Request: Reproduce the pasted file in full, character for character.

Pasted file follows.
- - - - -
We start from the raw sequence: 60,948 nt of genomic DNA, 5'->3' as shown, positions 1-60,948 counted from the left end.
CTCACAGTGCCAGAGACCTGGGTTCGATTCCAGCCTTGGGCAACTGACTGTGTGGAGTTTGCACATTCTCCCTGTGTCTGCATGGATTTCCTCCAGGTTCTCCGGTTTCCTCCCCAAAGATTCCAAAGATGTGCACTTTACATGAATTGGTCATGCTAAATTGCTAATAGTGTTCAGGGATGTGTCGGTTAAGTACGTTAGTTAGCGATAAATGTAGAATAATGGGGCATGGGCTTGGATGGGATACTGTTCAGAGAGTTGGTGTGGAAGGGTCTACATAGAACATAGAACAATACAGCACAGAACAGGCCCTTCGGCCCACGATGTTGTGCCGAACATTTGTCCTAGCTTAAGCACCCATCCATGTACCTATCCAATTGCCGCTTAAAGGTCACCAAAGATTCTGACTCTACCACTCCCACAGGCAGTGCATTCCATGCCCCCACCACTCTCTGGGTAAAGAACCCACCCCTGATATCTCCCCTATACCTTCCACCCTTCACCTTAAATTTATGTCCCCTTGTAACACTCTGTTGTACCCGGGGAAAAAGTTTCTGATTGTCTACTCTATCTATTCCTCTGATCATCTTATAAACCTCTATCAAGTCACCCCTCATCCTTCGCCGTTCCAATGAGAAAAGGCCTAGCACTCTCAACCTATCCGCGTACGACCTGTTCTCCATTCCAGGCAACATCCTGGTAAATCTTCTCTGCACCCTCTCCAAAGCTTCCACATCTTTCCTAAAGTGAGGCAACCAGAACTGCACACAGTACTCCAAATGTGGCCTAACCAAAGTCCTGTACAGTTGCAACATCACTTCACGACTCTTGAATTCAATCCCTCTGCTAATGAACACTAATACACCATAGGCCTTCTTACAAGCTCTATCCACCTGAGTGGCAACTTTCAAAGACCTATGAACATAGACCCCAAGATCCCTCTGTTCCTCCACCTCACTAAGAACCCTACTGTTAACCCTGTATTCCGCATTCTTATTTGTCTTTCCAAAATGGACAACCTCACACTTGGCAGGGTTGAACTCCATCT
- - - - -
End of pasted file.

We start from the raw sequence: 60,948 nt of genomic DNA, 5'->3' as shown, positions 1-60,948 counted from the left end.
CTCACAGTGCCAGAGACCTGGGTTCGATTCCAGCCTTGGGCAACTGACTGTGTGGAGTTTGCACATTCTCCCTGTGTCTGCATGGATTTCCTCCAGGTTCTCCGGTTTCCTCCCCAAAGATTCCAAAGATGTGCACTTTACATGAATTGGTCATGCTAAATTGCTAATAGTGTTCAGGGATGTGTCGGTTAAGTACGTTAGTTAGCGATAAATGTAGAATAATGGGGCATGGGCTTGGATGGGATACTGTTCAGAGAGTTGGTGTGGAAGGGTCTACATAGAACATAGAACAATACAGCACAGAACAGGCCCTTCGGCCCACGATGTTGTGCCGAACATTTGTCCTAGCTTAAGCACCCATCCATGTACCTATCCAATTGCCGCTTAAAGGTCACCAAAGATTCTGACTCTACCACTCCCACAGGCAGTGCATTCCATGCCCCCACCACTCTCTGGGTAAAGAACCCACCCCTGATATCTCCCCTATACCTTCCACCCTTCACCTTAAATTTATGTCCCCTTGTAACACTCTGTTGTACCCGGGGAAAAAGTTTCTGATTGTCTACTCTATCTATTCCTCTGATCATCTTATAAACCTCTATCAAGTCACCCCTCATCCTTCGCCGTTCCAATGAGAAAAGGCCTAGCACTCTCAACCTATCCGCGTACGACCTGTTCTCCATTCCAGGCAACATCCTGGTAAATCTTCTCTGCACCCTCTCCAAAGCTTCCACATCTTTCCTAAAGTGAGGCAACCAGAACTGCACACAGTACTCCAAATGTGGCCTAACCAAAGTCCTGTACAGTTGCAACATCACTTCACGACTCTTGAATTCAATCCCTCTGCTAATGAACACTAATACACCATAGGCCTTCTTACAAGCTCTATCCACCTGAGTGGCAACTTTCAAAGACCTATGAACATAGACCCCAAGATCCCTCTGTTCCTCCACCTCACTAAGAACCCTACTGTTAACCCTGTATTCCGCATTCTTATTTGTCTTTCCAAAATGGACAACCTCACACTTGGCAGGGTTGAACTCCATCT